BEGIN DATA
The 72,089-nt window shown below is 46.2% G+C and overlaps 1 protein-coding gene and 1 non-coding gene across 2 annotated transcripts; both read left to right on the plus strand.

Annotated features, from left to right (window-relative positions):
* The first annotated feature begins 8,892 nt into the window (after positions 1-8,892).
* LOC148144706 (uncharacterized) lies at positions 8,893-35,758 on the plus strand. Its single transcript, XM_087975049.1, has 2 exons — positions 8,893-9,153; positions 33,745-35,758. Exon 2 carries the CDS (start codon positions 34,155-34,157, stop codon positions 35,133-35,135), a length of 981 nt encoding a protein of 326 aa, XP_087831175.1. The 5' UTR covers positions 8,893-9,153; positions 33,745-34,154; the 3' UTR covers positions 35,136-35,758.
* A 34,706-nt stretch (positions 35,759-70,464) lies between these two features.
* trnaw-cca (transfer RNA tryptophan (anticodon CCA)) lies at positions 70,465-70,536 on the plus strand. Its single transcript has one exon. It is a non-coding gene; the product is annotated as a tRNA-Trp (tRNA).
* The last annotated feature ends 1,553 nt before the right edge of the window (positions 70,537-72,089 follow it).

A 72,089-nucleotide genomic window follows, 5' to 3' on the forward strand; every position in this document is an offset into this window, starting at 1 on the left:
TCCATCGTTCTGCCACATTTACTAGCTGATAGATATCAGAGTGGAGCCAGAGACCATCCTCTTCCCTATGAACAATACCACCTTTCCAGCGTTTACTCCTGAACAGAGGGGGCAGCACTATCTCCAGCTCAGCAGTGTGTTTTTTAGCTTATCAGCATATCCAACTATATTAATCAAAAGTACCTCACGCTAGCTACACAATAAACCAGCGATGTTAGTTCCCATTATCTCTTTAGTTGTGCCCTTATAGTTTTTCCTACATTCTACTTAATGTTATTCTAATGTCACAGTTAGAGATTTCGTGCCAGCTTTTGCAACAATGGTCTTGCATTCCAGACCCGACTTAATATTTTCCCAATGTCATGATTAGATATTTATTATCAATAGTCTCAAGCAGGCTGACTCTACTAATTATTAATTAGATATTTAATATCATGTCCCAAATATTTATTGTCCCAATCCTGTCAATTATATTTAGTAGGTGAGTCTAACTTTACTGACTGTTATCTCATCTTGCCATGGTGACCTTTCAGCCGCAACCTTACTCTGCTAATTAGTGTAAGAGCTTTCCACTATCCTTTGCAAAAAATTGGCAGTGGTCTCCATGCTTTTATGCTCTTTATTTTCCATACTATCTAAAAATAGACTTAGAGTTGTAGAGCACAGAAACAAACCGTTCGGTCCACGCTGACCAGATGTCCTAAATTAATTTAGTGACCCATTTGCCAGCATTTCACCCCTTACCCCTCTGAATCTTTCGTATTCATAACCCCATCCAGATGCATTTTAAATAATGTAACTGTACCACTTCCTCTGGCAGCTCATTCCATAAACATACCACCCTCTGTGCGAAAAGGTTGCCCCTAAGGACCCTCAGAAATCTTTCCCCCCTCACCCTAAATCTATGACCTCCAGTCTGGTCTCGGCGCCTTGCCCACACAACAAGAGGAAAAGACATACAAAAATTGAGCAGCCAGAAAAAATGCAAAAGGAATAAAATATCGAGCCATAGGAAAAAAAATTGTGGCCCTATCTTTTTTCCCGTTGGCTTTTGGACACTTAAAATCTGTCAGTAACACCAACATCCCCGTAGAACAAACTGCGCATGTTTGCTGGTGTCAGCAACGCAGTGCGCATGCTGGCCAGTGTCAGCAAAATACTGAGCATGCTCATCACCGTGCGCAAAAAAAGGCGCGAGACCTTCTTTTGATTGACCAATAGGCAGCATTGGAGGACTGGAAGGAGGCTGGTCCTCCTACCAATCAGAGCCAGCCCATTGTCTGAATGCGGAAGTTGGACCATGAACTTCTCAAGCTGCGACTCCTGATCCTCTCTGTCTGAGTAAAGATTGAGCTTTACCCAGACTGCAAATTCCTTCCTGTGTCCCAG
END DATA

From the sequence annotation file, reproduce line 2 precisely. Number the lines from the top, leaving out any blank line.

Annotated features, from left to right (window-relative positions):